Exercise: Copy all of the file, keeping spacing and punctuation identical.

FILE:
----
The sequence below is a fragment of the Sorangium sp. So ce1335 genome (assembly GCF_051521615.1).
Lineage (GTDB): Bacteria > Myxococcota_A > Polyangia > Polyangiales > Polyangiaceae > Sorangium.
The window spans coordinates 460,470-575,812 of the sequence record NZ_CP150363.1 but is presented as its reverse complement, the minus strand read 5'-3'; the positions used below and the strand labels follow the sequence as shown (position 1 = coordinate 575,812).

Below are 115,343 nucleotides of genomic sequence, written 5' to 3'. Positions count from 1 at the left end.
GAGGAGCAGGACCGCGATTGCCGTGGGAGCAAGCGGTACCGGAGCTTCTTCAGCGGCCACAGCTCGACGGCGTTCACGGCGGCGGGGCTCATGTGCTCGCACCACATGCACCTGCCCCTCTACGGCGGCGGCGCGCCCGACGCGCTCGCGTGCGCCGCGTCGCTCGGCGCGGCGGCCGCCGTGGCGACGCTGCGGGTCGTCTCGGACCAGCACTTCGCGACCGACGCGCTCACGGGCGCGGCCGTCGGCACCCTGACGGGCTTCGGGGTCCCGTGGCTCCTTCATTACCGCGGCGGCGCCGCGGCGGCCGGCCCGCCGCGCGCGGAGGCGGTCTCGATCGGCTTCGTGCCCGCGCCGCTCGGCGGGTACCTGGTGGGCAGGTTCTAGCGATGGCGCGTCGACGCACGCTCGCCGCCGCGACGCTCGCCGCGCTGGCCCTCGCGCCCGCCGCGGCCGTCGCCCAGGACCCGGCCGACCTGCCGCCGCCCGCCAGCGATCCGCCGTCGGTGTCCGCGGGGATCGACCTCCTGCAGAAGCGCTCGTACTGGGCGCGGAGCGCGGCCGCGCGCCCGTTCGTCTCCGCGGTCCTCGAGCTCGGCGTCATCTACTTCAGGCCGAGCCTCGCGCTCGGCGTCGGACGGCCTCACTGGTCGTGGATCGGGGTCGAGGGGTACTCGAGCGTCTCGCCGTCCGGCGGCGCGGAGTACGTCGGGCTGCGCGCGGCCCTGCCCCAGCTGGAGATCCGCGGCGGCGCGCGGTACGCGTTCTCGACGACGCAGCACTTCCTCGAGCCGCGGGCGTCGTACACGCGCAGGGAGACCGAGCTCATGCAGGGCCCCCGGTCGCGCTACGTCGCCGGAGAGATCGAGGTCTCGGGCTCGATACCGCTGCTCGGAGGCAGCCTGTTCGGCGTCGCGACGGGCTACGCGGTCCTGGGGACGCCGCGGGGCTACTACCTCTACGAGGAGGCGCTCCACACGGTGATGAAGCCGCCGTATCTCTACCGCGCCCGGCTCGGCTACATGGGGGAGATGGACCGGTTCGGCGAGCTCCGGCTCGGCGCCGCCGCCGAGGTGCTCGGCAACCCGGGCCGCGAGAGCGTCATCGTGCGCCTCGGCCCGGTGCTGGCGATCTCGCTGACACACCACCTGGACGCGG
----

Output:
The sequence below is a fragment of the Sorangium sp. So ce1335 genome (assembly GCF_051521615.1).
Lineage (GTDB): Bacteria > Myxococcota_A > Polyangia > Polyangiales > Polyangiaceae > Sorangium.
The window spans coordinates 460,470-575,812 of the sequence record NZ_CP150363.1 but is presented as its reverse complement, the minus strand read 5'-3'; the positions used below and the strand labels follow the sequence as shown (position 1 = coordinate 575,812).

Below are 115,343 nucleotides of genomic sequence, written 5' to 3'. Positions count from 1 at the left end.
GAGGAGCAGGACCGCGATTGCCGTGGGAGCAAGCGGTACCGGAGCTTCTTCAGCGGCCACAGCTCGACGGCGTTCACGGCGGCGGGGCTCATGTGCTCGCACCACATGCACCTGCCCCTCTACGGCGGCGGCGCGCCCGACGCGCTCGCGTGCGCCGCGTCGCTCGGCGCGGCGGCCGCCGTGGCGACGCTGCGGGTCGTCTCGGACCAGCACTTCGCGACCGACGCGCTCACGGGCGCGGCCGTCGGCACCCTGACGGGCTTCGGGGTCCCGTGGCTCCTTCATTACCGCGGCGGCGCCGCGGCGGCCGGCCCGCCGCGCGCGGAGGCGGTCTCGATCGGCTTCGTGCCCGCGCCGCTCGGCGGGTACCTGGTGGGCAGGTTCTAGCGATGGCGCGTCGACGCACGCTCGCCGCCGCGACGCTCGCCGCGCTGGCCCTCGCGCCCGCCGCGGCCGTCGCCCAGGACCCGGCCGACCTGCCGCCGCCCGCCAGCGATCCGCCGTCGGTGTCCGCGGGGATCGACCTCCTGCAGAAGCGCTCGTACTGGGCGCGGAGCGCGGCCGCGCGCCCGTTCGTCTCCGCGGTCCTCGAGCTCGGCGTCATCTACTTCAGGCCGAGCCTCGCGCTCGGCGTCGGACGGCCTCACTGGTCGTGGATCGGGGTCGAGGGGTACTCGAGCGTCTCGCCGTCCGGCGGCGCGGAGTACGTCGGGCTGCGCGCGGCCCTGCCCCAGCTGGAGATCCGCGGCGGCGCGCGGTACGCGTTCTCGACGACGCAGCACTTCCTCGAGCCGCGGGCGTCGTACACGCGCAGGGAGACCGAGCTCATGCAGGGCCCCCGGTCGCGCTACGTCGCCGGAGAGATCGAGGTCTCGGGCTCGATACCGCTGCTCGGAGGCAGCCTGTTCGGCGTCGCGACGGGCTACGCGGTCCTGGGGACGCCGCGGGGCTACTACCTCTACGAGGAGGCGCTCCACACGGTGATGAAGCCGCCGTATCTCTACCGCGCCCGGCTCGGCTACATGGGGGAGATGGACCGGTTCGGCGAGCTCCGGCTCGGCGCCGCCGCCGAGGTGCTCGGCAACCCGGGCCGCGAGAGCGTCATCGTGCGCCTCGGCCCGGTGCTGGCGATCTCGCTGACACACCACCTGGACGCGG